He did the exact same thing again this week, only this time it was 400 papers. Basically, he reheated another blogger's compendium of all scientific papers from 2017 that in any way complicate the idea that greenhouse gases cause climate change, taking the most useful sentences out of context—though not misquoting them—and then, in his headline, leaping to the conclusion that he just disproved the idea of a scientific consensus on global warming.

Snopes took great pains to dissect what Delingpole was up to (or really, what his paper-souring benefactor at the blog No Tricks Zone was up to). Strategies included pulling quotes from disreputable journals and at least one paper that was deliberately excluding climate change from its data in order to study other phenomena. Other papers simply acknowledge that other causes of warming exist in combination with greenhouse gases.


But Delingpole, whose personal motto is that he's "right about everything" isn't paid to understand the actual relationships between the words and data in papers and observable phenomena. He's paid to drive traffic to Breitbart, and he's good at that.

Recently killed soldier La David Johnson was a defector

Freedumjunkshun, a site reportedly run by Christopher Blair, a notoriously shameless troll who writes unfunny "satire" designed to trick Trump supporters into sharing it on Facebook, wrote the ugliest piece of fake garbage I've ever seen this week. It was about La David Johnson, one of the four US soldiers recently killed in Niger, whose death became a political football when Donald Trump opened a totally unnecessary can of worms about phone calls to gold star families.

Freedumjunkshun's sidesplitting piece of "satire" about Johnson seems to have been deleted, but archived it. The headline is "BREAKING: Black Soldier Killed In Niger Was A Deserter" and the article alleges that "Mr. Johnson wasn't the perfect soldier that his mother wants us to believe," citing a Breitbart article that doesn't exist.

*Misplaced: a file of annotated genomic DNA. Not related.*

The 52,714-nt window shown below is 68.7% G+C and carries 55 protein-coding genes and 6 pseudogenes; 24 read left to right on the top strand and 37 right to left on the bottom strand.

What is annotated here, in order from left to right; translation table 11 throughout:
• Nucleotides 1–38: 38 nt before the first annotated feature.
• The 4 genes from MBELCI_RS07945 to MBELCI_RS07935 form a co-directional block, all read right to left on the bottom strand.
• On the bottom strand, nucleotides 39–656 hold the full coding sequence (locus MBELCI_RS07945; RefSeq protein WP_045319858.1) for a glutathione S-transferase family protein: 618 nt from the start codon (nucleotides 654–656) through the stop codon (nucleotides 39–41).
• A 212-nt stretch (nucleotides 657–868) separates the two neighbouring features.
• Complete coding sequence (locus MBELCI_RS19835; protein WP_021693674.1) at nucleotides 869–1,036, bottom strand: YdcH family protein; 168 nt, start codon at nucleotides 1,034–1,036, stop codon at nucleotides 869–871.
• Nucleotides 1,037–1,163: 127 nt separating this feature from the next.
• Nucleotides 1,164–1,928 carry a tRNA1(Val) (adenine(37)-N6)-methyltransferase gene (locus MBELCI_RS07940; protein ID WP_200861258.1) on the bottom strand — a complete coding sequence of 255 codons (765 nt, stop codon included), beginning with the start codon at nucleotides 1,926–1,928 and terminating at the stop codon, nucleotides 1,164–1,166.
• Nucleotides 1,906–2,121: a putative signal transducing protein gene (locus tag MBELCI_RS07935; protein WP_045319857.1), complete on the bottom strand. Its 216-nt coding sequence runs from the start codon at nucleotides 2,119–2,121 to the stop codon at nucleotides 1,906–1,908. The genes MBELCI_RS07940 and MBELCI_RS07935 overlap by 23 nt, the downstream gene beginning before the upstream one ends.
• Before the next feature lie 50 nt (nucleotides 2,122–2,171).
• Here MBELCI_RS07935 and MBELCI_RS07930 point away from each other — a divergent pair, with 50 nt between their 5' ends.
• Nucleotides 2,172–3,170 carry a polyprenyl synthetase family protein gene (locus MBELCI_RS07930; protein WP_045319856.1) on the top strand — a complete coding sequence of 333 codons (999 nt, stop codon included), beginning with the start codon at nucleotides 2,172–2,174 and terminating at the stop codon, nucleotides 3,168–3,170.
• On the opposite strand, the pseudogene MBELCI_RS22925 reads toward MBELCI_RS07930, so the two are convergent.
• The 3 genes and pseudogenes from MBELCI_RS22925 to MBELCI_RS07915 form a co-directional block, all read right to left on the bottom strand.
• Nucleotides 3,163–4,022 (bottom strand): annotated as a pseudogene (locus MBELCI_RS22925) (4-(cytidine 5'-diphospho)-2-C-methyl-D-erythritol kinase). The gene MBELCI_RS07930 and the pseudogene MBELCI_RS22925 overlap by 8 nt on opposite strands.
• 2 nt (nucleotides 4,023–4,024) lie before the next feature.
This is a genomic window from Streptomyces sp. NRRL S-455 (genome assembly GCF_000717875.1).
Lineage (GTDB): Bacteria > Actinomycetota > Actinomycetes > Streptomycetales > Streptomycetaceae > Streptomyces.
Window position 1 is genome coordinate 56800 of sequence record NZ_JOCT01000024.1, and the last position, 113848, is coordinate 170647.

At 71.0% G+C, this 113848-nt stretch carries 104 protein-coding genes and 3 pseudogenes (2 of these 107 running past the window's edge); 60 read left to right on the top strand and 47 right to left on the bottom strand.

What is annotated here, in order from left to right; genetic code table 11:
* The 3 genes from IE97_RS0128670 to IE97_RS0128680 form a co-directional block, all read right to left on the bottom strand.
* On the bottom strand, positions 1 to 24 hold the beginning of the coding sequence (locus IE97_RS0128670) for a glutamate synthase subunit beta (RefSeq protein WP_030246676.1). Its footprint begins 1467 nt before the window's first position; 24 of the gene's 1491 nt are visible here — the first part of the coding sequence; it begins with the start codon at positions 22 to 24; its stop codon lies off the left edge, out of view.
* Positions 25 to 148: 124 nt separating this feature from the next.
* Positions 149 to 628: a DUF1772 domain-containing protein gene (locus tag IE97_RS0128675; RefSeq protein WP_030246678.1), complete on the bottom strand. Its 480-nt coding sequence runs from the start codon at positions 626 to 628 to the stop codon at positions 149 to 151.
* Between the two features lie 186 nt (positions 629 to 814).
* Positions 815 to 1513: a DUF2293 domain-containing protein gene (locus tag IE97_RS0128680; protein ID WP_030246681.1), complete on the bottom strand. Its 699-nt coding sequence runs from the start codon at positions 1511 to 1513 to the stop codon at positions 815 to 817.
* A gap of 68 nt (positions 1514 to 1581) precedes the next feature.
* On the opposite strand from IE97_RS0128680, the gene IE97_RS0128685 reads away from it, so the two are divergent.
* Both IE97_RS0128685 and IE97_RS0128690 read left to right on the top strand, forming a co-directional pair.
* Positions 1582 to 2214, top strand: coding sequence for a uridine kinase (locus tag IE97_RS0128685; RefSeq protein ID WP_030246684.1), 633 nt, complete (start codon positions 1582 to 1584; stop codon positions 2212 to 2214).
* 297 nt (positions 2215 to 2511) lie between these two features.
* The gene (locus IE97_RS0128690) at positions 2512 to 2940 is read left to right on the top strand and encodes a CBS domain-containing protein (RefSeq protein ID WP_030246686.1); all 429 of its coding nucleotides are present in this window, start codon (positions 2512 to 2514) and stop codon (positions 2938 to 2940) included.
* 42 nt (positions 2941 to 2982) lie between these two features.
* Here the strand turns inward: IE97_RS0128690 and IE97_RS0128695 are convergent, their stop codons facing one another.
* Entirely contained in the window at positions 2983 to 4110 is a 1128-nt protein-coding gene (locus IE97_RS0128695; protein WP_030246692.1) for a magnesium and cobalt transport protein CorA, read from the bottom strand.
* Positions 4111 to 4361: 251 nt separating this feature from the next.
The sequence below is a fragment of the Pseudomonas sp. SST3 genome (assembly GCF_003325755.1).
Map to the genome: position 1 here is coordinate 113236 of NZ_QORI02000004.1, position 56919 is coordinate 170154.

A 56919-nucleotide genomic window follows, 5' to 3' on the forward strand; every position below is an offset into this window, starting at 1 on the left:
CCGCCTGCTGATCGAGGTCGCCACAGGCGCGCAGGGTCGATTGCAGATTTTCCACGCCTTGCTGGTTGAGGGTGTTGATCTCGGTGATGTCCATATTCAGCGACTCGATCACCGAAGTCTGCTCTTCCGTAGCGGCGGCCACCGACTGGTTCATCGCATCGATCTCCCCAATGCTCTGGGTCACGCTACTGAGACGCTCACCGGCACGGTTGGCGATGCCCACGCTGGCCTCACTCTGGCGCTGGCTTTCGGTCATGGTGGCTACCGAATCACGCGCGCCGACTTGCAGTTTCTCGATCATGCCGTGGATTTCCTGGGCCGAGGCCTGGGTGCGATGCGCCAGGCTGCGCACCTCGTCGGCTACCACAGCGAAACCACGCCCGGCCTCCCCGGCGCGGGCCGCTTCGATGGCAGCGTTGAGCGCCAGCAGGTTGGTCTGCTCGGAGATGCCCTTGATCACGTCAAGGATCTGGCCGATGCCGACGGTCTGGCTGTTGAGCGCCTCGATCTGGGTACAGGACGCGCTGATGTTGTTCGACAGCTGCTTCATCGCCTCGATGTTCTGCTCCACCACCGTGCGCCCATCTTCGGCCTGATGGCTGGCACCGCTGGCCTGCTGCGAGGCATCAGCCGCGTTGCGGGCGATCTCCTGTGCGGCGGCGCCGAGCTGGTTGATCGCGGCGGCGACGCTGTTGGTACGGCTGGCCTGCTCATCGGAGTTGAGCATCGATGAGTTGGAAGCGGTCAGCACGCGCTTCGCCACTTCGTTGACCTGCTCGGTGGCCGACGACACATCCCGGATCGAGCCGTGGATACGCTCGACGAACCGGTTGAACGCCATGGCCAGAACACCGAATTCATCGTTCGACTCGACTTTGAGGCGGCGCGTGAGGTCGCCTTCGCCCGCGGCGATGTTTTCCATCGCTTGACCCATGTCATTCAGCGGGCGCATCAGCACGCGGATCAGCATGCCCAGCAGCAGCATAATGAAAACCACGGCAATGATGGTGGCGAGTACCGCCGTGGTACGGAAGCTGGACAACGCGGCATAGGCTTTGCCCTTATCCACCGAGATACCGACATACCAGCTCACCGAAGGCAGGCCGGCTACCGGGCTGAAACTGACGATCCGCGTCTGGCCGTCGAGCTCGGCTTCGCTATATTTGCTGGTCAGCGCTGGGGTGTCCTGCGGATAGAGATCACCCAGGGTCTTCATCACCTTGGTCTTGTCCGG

According to Snopes, Major Audricia Harris at the Pentagon gave the following statement: "At no point since the Niger attack has DOD ever considered Sgt. La David Johnson anything less than an honorable soldier who sacrificed his life for our country."

Antifa is about to start a civil war

Ever since August, there's been a drumbeat steadily building for a while about some kind of civil war between the definitely-not-Nazis of America's heavily-armed right wing, and the Nazi-punching antifa on the left that would supposedly start on November 4. It's almost time for the big day to not arrive!

This all stems from a post by Paul Joseph Watson, the Robin to Alex Jones's Batman. Titled "Civil War: Alt-left Plans Anti-trump Riots in Major Cities on November 4," it asserts that a polemic by an activist named Andy Zee on a blog called constitutes a plan by "Alt-left agitators" to "stage mass riots in major cities on November 4 during which they hope to instigate a 'civil war' that will lead to the 'regime change' of the Trump administration."


According to Michael Hayden of Newsweek, Alex Jones himself ran with the topic a few weeks later, saying, "We have a flood of antifa saying that they're preparing with weapons, knives and guns to kill conservatives, patriots and white people en masse," on his popular internet TV show.

The right-wing response to Infowars' reporting has been alarmingly intense. J.J. McNab, a journalist specializing in anti-government extremism, tweeted that she hasn't "seen this level of 'I'm going to kill people' rhetoric in a long time."

Incidentally, the initial post on was made in conjunction with a planned group of coordinated anti-facism protest events in multiple cities that are expressly nonviolent.